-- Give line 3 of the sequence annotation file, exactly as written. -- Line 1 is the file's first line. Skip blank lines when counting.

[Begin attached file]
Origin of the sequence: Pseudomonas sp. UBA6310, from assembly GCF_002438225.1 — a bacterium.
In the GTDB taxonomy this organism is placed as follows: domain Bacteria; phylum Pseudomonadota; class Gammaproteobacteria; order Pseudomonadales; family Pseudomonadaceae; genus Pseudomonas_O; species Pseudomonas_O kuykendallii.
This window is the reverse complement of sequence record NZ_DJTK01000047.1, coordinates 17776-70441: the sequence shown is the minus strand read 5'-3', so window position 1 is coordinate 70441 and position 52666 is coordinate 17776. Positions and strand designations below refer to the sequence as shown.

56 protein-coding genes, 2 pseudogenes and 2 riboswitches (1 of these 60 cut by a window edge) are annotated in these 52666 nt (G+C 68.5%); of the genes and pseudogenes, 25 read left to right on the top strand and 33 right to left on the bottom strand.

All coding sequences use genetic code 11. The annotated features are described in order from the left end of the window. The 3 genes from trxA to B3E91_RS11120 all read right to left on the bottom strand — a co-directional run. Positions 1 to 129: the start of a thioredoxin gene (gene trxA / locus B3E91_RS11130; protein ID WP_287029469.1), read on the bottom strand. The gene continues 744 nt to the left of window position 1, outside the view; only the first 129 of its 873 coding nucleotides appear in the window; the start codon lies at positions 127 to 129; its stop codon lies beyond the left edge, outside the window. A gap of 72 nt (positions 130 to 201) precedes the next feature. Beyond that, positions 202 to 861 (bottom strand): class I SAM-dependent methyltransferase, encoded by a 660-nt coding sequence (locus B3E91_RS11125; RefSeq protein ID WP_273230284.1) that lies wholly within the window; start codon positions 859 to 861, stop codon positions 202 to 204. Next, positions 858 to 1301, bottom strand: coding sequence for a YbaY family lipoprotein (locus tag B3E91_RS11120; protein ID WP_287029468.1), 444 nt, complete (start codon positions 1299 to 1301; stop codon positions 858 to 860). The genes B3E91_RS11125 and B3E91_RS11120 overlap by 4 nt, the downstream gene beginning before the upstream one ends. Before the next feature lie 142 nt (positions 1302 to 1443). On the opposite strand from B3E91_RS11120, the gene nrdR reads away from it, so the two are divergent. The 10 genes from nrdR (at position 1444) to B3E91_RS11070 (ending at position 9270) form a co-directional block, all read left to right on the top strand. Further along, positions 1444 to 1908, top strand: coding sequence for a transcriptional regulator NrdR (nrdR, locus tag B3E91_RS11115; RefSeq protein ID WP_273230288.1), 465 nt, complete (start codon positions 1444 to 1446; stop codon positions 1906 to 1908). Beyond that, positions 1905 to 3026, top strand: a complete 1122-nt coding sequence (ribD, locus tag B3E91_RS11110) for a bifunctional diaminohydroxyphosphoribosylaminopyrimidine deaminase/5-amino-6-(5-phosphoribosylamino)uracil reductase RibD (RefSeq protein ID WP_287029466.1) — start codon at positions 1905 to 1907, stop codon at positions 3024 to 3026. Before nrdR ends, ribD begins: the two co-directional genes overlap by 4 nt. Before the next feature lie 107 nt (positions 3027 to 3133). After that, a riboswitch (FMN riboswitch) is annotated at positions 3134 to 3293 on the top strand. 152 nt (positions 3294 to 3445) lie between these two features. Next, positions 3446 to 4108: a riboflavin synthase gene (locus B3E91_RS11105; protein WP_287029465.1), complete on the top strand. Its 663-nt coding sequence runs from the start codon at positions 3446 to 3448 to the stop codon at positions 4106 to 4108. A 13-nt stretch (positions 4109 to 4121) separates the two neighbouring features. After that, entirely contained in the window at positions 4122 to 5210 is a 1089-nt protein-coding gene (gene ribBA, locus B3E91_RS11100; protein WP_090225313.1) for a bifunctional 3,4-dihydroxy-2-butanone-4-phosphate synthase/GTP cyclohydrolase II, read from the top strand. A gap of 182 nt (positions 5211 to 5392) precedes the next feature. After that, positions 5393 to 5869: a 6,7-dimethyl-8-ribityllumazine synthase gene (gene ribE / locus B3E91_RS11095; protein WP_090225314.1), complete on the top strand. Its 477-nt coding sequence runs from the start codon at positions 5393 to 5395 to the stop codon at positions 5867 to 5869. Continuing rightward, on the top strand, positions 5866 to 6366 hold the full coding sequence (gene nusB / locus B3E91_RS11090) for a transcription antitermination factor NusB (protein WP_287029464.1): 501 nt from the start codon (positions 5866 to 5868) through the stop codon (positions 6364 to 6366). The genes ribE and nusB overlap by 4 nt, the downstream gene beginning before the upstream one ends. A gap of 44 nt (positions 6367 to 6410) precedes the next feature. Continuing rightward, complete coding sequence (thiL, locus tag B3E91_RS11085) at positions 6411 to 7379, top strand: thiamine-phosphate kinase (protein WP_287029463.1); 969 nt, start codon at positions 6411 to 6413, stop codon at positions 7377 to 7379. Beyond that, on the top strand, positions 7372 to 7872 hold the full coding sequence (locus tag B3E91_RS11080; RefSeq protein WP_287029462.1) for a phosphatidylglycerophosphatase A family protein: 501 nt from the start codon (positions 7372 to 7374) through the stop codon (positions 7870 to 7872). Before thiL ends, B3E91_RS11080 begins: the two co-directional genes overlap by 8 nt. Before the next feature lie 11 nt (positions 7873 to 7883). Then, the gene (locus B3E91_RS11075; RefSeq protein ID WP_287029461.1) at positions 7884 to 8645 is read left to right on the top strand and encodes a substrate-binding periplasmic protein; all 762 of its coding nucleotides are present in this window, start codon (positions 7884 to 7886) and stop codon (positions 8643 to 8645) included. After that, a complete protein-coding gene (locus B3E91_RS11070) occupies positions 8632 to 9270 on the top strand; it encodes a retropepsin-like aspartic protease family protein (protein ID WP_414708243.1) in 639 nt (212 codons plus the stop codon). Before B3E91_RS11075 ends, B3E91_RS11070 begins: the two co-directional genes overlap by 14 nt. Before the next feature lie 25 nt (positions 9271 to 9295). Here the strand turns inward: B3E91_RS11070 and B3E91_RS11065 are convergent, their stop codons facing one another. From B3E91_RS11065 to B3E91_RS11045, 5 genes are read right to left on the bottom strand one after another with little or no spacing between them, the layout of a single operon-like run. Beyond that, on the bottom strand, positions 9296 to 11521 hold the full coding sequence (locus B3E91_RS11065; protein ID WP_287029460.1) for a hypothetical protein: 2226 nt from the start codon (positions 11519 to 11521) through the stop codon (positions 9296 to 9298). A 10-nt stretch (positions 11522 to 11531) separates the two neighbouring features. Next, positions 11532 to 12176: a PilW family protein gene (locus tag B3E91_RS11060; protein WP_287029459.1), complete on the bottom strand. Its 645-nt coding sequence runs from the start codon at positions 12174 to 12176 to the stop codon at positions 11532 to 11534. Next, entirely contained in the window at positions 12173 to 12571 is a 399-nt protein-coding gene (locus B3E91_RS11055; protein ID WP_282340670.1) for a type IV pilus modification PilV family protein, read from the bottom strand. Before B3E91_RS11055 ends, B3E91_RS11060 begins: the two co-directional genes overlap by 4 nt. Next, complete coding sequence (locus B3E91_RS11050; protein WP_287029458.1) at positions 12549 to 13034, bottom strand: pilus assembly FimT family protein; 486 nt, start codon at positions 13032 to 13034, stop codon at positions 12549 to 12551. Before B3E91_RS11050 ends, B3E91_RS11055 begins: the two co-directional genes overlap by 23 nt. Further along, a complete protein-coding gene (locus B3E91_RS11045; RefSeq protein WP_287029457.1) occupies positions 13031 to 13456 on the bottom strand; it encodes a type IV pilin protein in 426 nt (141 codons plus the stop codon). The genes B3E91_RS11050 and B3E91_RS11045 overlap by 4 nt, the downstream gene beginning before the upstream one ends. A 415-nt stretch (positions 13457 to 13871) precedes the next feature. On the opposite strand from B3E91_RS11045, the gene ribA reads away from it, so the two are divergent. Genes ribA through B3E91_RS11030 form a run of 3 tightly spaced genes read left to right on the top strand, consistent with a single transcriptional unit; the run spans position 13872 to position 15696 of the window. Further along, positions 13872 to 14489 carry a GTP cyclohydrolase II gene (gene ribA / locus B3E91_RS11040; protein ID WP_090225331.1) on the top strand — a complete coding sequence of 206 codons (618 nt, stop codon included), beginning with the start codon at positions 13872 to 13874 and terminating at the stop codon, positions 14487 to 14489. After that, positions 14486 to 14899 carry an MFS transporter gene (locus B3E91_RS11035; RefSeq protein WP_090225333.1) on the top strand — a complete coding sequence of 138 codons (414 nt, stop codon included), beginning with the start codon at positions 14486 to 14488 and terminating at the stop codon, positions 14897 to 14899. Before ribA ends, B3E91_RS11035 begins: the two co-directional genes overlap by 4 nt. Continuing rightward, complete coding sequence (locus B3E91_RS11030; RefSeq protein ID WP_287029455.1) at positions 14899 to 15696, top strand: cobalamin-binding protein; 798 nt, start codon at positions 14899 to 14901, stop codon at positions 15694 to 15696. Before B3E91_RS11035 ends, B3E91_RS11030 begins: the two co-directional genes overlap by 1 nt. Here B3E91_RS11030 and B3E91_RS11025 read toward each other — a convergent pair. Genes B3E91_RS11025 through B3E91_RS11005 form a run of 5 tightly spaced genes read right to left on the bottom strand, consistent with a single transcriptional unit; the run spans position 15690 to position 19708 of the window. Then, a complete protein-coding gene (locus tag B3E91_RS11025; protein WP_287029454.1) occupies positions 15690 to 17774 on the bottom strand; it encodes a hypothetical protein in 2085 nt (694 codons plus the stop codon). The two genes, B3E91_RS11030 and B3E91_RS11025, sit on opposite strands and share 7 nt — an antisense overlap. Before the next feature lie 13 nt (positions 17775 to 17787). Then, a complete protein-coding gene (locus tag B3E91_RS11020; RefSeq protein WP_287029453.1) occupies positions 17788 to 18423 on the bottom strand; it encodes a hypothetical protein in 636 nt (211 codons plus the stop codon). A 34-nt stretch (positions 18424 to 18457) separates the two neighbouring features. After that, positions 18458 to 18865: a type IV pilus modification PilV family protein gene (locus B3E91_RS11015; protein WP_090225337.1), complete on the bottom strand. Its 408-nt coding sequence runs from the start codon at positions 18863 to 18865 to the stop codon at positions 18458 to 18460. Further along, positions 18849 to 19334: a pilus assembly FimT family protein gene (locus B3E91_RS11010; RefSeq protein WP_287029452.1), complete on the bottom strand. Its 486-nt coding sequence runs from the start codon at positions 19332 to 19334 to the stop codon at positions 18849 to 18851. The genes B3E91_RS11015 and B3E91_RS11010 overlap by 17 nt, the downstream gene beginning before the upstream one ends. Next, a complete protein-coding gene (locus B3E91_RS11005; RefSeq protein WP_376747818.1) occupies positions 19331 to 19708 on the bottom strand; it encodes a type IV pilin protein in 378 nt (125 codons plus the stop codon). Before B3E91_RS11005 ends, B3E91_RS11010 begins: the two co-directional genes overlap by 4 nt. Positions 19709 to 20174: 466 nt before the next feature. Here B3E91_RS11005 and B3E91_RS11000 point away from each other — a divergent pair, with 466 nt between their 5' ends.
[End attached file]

This window is the reverse complement of sequence record NZ_DJTK01000047.1, coordinates 17776-70441: the sequence shown is the minus strand read 5'-3', so window position 1 is coordinate 70441 and position 52666 is coordinate 17776. Positions and strand designations below refer to the sequence as shown.